Being a notor… ah… well-known regular at your favorite farmer’s market stalls really has it’s perks. Sometimes, the same perks – in the sense of wrong place, wrong time – can put you between a rock and a hard place. When you realize you’re stuck however, the best escape, at least in a food-related thought-spiral kind of scenario, is down. Confused yet? Ok, here’s what happened.
Last Saturday, on our usual market trip, our favorite greens grocer topped off our bag of veggies with a wink, a “tell me what you’ve done with these next time” and what felt like a ton of jerusalem artichokes. Although we had other plans for the weekend’s dinners, a bunch of rather ponzy recipes involving the yummy bulbs popped into my head and scrambled up not only the meals we had lined up but each other as well while whirring through my head like lottery balls on a sugar rush. In the end I couldn’t remember what I wanted to cook up in the first place, at least not without hubby’s exasperated assistance, nor could I concentrate on – let alone pick – any of the new additions to my headspace. When I noticed a serious headache creeping up on me, I decided to shake off these undesired side-effects of the vendor’s generous gift, ditched any and all attempts to think about something fancy and went the other way – with one of our favorite winter salads. Simple, easy and quick to make and a serious winner in the health department – one hell of a yumtastic “downgrade” for a cold and nasty (Monday) January evening, no~? 2 delicious heaps of salad, coming right up~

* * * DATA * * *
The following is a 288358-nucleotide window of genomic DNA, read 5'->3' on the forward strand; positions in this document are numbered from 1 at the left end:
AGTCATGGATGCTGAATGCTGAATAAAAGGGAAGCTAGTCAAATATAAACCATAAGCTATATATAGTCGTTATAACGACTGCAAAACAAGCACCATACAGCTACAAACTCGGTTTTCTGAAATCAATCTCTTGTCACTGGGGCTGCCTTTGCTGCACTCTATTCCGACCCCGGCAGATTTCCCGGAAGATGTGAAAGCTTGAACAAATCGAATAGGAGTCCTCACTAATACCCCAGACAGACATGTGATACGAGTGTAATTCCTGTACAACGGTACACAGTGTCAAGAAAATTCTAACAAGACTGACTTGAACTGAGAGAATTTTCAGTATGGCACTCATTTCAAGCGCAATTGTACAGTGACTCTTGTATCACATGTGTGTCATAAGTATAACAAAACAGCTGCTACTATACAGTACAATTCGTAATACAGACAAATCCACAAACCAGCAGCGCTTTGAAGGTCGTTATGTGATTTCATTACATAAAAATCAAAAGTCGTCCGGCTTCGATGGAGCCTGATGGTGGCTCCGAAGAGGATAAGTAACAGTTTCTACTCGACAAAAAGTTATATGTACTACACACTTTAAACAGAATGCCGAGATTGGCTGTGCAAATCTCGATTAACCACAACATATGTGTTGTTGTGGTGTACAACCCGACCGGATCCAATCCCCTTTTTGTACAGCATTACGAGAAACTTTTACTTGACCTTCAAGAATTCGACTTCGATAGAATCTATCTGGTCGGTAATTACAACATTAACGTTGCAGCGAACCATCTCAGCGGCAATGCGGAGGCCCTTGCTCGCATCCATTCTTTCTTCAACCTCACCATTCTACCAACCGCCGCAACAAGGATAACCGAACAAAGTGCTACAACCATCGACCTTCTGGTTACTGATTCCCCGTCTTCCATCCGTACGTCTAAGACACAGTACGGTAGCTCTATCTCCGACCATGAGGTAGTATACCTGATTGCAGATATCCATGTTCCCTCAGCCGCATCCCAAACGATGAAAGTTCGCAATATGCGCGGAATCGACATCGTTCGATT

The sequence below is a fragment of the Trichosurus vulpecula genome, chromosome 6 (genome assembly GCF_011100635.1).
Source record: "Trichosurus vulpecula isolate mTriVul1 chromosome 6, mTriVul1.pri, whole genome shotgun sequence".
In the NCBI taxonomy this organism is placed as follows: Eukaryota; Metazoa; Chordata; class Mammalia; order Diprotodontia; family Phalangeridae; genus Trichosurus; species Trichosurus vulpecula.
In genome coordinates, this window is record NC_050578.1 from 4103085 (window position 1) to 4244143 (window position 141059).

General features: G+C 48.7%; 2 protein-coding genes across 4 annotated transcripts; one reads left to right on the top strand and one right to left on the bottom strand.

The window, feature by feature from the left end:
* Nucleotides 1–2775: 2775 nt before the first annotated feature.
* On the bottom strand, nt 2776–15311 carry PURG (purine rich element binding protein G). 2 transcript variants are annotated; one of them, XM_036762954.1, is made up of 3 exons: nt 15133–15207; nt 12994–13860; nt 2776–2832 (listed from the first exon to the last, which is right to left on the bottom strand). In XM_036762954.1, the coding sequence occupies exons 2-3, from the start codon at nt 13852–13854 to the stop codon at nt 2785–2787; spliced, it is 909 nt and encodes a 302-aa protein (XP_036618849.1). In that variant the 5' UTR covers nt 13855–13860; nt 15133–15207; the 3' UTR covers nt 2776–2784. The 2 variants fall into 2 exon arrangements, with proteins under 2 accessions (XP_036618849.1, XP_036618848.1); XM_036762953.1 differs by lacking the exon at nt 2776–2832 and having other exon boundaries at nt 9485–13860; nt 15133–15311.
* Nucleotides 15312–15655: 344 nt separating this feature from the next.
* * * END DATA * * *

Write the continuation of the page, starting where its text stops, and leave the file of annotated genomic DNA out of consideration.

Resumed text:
The Jerusalem Artichoke Salad
200g Lamb’s Lettuce
200g Braeburn, Fuji or Topaz Apples, cored and finely julienned or diced – basically pick you fav kind of apple, just make sure it’s a firm one on the juicy and tart side of all things apple. Toss the prepped bits with a bit of lemon juice or salt to keep them from browning.
200g Precooked Beetroot, finely julienned or diced
1 Small Red Onion, very finely sliced
200g Jerusalem Artichokes, washed, trimmed, peeled and sliced into thin disks
1 Splash of Lemon Juice – pour this into a bowl of water before adding the sliced artichokes to it to keep them from browning
1 Tbsp of Vegetable Oil
1 Generous Pinch of Salt
1 Generous Pinch of Hot Chilli Flakes
2 Tbsp Runny Honey
2 Tbsp White Balsamic Vinegar or Cider Vinegar
1 Tbsp Grapeseed Oil
2 Large Free-Range Eggs – To dot the I on a dish with a sunny-side-up, use the freshest, highest-quality egg you can get your hands on. Yum~!
Herbed Sea Salt and Black Pepper to taste
1 Tsp of Butter for the Eggs – you could go with oil or whatever’s left in the pan from frying up the artichokes, but a hint of butter makes them shine even more.
2 Tbsp Toasted Seed Mix – I usually go with an even blend of sunflower- and pumpkin seeds, puffed soy beans, pine nuts and the really broken-down bits on the bottom of my cashew-storage-jar, but there are quite a number of delicious ready-made organic “Salad Seed” Blends out there to play around with.
1) Set a wide, heavy-based pan onto medium-high heat, pop on the lid and allow it to heat up for 4-5 mins.